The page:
Alberta Party Leader Stephen Mandel in a typical recent pose (Photo: David J. Climenhaga).

This just in!

Elections Alberta’s updated list of candidates ineligible to run as candidates or serve as chief elections officers includes at least one name most Albertans will recognize.

Mr. Mandel wearing his trademark bowtie and absolutely his best pair of spectacles back when he was a Tory minister of the Crown (Photo: David J. Climenhaga).

To wit: Stephen Mandel.

Yes, that Stephen Mandel.

That is, the Stephen Mandel who leads the Alberta Party.

The former Edmonton mayor and Progressive Conservative Party cabinet minister appears not to have filed his post-vote financial accounting paperwork after the nomination election for the Edmonton-McClung riding last fall in a sufficiently timely fashion.

Elections Alberta, therefore, has banned him from running until Sept. 27, 2023.

For his part, Mr. Mandel disputes the ruling and says he did file his paperwork on time. His lawyers sent a letter to counsel for Chief Electoral Officer Glen Resler on Feb. 2 arguing that Elections Alberta calculated the statutory period for filing incorrectly in its correspondence last year with Mr. Mandel.

Five other Alberta Party candidates – Ali Haymour, Diana Ly, Amrit Matharu, Moe Rahall and Rachel Timmermans – face the same fate.

Alberta Chief Electoral Officer Glen Resler (Photo: Elections Alberta).

“In the circumstances,” the lawyers wrote, “we would expect the CEO to retract and withdraw the January 30, 2019 notice of contravention sent to our clients.” The letter also asked Mr. Resler to delay submitting his report to the Speaker of the Legislative Assembly, and remove reference to “the alleged breach” from its publications.

Mr. Mandel will hold a news conference this afternoon at 2 o’clock. But he said last night he’ll be asking the Alberta Court of Queen’s Bench on Monday to overturn the ban.

Meanwhile, some social media commentators, unable to resist the temptation to mock Mr. Mandel for the SNAFU, were having fun last night. “Paperwork is hard,” observed one, dryly. This was a sly reference to then-Tory-premier Jim Prentice’s disastrously flubbed “math is hard” shot in 2015.

Mr. Mandel, known to be cranky when crossed, is unlikely to be amused. Nor will he be happy to be reminded it’s always prudent to file your paperwork sooner than later.

Embarrassment would be appropriate. Expect bluster. Maybe even fireworks.

What the political implications of this unexpected wrinkle will turn out to be is uncertain.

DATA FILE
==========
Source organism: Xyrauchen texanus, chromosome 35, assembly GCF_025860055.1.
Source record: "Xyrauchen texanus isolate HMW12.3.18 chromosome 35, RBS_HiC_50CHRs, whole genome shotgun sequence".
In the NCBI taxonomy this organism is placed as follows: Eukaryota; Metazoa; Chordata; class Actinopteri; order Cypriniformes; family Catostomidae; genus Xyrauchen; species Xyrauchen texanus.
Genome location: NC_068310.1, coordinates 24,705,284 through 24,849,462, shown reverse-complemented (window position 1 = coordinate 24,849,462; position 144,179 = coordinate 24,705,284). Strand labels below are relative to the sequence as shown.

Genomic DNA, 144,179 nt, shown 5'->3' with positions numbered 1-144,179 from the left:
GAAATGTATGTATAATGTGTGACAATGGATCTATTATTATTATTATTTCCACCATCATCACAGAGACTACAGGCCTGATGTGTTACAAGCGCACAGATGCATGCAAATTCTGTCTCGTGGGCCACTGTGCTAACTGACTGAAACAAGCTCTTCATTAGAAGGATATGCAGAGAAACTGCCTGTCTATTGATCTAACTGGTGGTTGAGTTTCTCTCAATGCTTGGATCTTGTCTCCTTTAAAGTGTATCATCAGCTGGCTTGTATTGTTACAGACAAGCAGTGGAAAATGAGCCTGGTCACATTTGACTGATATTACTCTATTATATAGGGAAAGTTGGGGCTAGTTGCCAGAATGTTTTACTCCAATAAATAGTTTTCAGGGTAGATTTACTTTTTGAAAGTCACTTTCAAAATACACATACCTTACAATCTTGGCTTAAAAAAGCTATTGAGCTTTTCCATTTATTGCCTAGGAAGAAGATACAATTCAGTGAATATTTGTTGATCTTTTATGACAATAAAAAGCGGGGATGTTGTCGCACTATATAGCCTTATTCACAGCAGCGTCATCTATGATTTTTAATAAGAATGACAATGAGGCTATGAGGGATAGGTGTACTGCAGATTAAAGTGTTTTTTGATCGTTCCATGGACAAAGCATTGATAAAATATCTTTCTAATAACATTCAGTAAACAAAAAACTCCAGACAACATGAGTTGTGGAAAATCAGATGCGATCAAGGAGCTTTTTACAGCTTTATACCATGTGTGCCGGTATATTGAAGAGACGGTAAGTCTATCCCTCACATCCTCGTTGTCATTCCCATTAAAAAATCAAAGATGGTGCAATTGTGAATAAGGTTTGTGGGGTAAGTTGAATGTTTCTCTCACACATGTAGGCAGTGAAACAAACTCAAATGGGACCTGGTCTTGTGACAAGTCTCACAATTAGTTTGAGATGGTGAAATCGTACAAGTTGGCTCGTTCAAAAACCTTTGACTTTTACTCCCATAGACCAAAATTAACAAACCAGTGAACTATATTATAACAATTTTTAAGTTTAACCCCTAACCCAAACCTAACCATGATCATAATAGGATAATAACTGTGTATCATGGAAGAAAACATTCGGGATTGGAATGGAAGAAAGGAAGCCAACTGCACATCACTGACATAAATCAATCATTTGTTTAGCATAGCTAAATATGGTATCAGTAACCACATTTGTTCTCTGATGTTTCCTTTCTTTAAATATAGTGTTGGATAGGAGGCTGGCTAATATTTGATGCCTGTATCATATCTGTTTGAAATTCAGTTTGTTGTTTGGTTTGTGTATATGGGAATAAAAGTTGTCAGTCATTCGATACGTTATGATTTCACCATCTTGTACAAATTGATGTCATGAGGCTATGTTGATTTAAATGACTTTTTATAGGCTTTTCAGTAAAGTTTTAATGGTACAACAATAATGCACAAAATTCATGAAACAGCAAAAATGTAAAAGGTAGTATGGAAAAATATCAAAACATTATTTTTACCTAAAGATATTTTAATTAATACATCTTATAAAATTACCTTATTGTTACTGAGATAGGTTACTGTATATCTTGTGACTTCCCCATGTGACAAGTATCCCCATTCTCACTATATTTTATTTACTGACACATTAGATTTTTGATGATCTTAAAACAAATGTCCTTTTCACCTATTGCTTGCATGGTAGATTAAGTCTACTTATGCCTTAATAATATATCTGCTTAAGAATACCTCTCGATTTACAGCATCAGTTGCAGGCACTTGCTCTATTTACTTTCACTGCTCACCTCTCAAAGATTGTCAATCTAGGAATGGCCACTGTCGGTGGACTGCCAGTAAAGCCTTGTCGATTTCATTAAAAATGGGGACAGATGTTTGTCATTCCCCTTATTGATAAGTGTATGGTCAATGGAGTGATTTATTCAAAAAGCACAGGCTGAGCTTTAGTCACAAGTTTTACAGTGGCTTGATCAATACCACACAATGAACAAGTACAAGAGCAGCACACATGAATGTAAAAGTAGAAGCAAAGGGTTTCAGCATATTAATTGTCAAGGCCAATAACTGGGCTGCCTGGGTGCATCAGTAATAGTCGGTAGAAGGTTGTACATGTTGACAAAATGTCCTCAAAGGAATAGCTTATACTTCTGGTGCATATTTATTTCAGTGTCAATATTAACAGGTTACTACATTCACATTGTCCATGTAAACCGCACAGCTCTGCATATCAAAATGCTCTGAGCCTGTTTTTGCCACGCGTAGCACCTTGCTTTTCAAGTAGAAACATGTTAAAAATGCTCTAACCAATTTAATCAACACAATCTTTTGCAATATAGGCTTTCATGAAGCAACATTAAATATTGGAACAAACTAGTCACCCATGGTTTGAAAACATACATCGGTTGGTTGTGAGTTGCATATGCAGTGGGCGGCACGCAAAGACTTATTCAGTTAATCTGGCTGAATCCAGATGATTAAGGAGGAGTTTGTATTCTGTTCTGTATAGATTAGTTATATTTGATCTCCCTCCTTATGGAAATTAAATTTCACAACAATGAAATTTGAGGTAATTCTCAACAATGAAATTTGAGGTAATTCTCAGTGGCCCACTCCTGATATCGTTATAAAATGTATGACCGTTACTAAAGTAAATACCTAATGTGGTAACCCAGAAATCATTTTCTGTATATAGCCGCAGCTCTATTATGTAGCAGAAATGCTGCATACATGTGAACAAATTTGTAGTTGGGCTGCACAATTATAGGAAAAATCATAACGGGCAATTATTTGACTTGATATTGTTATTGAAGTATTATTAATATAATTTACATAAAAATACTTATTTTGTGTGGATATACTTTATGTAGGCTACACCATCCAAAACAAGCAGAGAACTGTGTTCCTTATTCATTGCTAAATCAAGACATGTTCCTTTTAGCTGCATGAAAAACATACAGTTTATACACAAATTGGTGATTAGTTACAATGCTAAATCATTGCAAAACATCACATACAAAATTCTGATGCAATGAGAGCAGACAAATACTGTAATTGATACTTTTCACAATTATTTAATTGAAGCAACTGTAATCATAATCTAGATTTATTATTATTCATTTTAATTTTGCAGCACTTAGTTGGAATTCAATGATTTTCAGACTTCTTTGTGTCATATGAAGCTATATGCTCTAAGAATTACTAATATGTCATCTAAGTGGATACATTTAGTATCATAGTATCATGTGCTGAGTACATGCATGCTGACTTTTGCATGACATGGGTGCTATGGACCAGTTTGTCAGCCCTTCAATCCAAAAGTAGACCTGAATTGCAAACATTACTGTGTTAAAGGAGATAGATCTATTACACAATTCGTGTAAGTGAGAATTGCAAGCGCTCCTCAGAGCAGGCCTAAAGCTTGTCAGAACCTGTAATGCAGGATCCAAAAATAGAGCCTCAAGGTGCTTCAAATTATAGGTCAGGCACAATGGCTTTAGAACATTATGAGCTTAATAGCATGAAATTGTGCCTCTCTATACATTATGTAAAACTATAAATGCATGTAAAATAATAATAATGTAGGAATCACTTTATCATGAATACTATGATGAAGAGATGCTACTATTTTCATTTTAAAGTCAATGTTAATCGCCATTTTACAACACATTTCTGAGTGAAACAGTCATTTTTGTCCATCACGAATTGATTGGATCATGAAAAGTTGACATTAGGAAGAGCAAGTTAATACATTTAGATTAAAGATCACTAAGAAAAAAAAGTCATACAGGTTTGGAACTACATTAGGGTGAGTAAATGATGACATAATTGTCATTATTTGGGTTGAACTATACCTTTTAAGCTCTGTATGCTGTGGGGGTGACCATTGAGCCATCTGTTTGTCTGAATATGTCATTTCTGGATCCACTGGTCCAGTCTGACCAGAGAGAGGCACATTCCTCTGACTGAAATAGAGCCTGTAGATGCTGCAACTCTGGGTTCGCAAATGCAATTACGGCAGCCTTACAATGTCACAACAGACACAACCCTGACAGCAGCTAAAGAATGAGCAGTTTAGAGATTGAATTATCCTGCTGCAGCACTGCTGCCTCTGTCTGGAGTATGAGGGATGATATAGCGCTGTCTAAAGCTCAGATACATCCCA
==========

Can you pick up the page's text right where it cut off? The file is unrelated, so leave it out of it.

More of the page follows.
If the CEO sticks to his guns not to let Mr. Mandel run in the election expected to be called by NDP Premier Rachel Notley almost any day now, and the courts agree, it surely won’t be good news for the Alberta Party.

The party struggled to stay on the electoral radar before Mr. Mandel, 73 and bored with retirement, kindly agreed to take its reins in hand.

If it turns out they need a new leader on short notice, there’s always Greg Clark. The former leader, rather mysteriously shoved aside when Mr. Mandel appeared on the scene, has experience in the role.

If Mr. Mandel manages to overturn the ban, whether this will be bad news or good for the Alberta Party remains to be seen.

There was a day when failing to file your paperwork on time might have been seen by voters as evidence a candidate is not qualified to run a peanut stand, let alone a government. Nowadays, though, who knows? We live in an era when any publicity may be good publicity.

Perhaps this will turn out to be the best thing that’s ever happened to the Alberta Party!

Stand by for updates.

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  1. This should be a tempest in a teapot. Mandel and his party obviously should have known the rules and followed them.
    But the punishment for late filing — automatic ban from running for public office for five years — is quite draconian. I wouldn’t want to gloat over the Mandel problem too much.

  2. Oh, puhleeze… it’s not like Mandel is a newbie to politics who didn’t know what the rules are. These rules are also not new, as evidenced by the list of banned people that dates back to the 2012 election——when the old PC-era electoral rules were still in effect.

    I think this is just another example of the perpetual Alberta philosophy that “the rules don’t apply to me”, seen most egregiously on our roads & streets where the right to break the law seems to be valued more than the duty to enforce it.

  3. The “dog ate my homework” excuse isn’t likely to fly for Mandel — no matter how hard he and his lawyers bark.

    Elections Alberta is meticulous. They should be when it’s the only job they’ve got to do — looking after administrative matters surrounding by-elections, elections and referenda.

    Most Albertans on reading about this glaring oversight will likely chalk it up to disorganization. That’s a quality that will never endear you to the electorate. Mandel should just walk away before he loses the remaining political gravitas he has left. This could get real ugly.

  4. To paint this as an Alberta Party blunder would be disingenuous. The updated list of ineligible candidates contains individuals representing several other parties. The highest profile individual just happens to be Stephen Mandel. To be honest (and of course in my own humble opinion), if Mandel loses his appeal and Greg Clark resumed the role of leader, even on an interim basis, that wouldn’t be a bad thing. Clark is still considered to be an individual of integrity among many, which is something Alberta desperately needs.

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